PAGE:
Taylor Swift slams ‘incessant, manipulative’ Scooter Braun for buying her music catalog

Music executive Scooter Braun just acquired Big Machine Label Group, the record company that owns Taylor Swift’s music. Swift is not happy. 

The 29-year-old pop star penned a lengthy Tumblr post Sunday calling the deal her “worst case scenario,” accusing Braun of subjecting her to “incessant, manipulative bullying” for years and purchasing her music knowingly “controlling a woman who didn’t want to be associated” with him. 

“Some fun facts about today’s news: I learned about Scooter Braun’s purchase of my masters as it was announced to the world,” Swift wrote. “All I could think about was the incessant, manipulative bullying I’ve received at his hands for years.”

USA TODAY has reached out to Braun for comment. 

Taylor Swift is unhappy with the sale of her music catalog to Scooter Braun, whom she calls a "manipulative bully." (Photo: Richard Shotwell, Richard Shotwell/Invision/AP)

Swift cited examples of times when she had been publicly made fun of by Braun and his clients, including a 2016 Instagram post from Justin Bieber in which the pop star can be seen FaceTiming Braun and Kanye West, with the caption “Taylor Swift what up.”

Bieber shared the post just days after Kim Kardashian West posted the infamous phone call recording that sparked Swift’s entire “Reputation” album era. (“Look What You Made Me Do” and “This Is Why We Can’t Have Nice Things” are widely speculated to be about the Kardashian West couple.)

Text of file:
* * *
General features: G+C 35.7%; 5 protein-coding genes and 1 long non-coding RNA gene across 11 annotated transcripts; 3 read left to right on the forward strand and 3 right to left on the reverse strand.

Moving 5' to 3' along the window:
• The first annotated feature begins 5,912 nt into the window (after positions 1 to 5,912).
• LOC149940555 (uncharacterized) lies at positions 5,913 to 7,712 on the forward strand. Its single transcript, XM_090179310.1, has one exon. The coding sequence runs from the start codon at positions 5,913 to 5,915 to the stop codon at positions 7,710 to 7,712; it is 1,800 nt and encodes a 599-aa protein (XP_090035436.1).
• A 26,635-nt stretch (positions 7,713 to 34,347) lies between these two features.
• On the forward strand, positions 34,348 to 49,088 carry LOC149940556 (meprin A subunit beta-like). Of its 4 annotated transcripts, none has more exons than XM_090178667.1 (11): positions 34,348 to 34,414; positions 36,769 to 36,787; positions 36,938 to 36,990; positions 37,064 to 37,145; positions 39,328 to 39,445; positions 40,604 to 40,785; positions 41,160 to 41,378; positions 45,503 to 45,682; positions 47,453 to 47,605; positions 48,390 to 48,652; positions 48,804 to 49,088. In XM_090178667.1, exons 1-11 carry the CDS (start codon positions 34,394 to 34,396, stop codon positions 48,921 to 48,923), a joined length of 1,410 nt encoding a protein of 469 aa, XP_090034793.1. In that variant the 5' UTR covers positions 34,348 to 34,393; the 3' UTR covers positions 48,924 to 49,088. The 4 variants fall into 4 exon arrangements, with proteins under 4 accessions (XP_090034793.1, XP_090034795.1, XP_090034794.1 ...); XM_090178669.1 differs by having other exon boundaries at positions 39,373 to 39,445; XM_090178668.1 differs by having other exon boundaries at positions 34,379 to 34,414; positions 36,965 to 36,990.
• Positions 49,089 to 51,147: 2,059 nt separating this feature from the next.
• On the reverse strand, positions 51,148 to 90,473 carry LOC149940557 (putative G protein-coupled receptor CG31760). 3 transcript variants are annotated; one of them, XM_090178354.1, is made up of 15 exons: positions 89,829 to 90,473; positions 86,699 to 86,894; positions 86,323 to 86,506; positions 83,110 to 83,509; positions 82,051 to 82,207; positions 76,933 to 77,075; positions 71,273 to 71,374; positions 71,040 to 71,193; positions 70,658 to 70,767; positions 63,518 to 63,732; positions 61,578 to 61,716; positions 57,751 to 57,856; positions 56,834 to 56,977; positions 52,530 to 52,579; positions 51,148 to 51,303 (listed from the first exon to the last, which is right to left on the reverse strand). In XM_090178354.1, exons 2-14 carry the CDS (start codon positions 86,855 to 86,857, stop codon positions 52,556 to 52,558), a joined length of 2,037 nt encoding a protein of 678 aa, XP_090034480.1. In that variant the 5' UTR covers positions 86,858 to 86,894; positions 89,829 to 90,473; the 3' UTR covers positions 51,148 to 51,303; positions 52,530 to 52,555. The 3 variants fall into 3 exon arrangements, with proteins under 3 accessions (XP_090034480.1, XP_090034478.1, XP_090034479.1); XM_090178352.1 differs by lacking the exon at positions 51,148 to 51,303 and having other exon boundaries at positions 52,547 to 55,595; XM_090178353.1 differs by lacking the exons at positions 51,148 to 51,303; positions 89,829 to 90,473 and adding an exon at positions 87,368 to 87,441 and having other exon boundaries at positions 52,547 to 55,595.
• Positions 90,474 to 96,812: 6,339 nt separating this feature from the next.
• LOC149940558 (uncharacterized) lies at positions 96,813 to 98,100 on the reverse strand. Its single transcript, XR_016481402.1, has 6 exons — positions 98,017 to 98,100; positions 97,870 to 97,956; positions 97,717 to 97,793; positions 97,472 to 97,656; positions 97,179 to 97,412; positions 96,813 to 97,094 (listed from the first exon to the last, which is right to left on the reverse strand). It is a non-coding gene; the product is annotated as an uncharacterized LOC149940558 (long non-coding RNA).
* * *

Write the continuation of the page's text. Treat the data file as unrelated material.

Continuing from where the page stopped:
“This is Scooter Braun, bullying me on social media when I was at my lowest point. He’s about to own all the music I’ve ever made,” Swift wrote. “Now Scooter has stripped me of my life’s work, that I wasn’t given an opportunity to buy. Essentially, my musical legacy is about to lie in the hands of someone who tried to dismantle it.”

Braun’s purchase of Big Machine Record means he’ll retain ownership of Swift’s previous six studio albums, from her 2006 self-titled country debut to 2017’s edgy pop album “Reputation.” 

Swift said she had previously “made peace” with the idea that her work would eventually be sold, but with Braun at the helm, she is no longer comfortable.

“Never in my worst nightmares did I imagine the buyer would be Scooter,” she wrote. “Any time (Big Machine CEO) Scott Borchetta has heard the words ‘Scooter Braun’ escape my lips, it was when I was either crying or trying not to. He knew what he was doing; they both did. Controlling a woman who didn’t want to be associated with them. In perpetuity. That means forever.” 

Swift moved last year from Big Machine to Universal Music Group, which will release Swift’s upcoming album, “Lover.” She said she’s thankful to now be “signed to a label that believes I should own anything I create.”

“Thankfully, I left my past in Scott’s hands and not my future,” Swift continued. “And hopefully, young artists or kids with musical dreams will read this and learn about how to better protect themselves in a negotiation. You deserve to own the art you make.”

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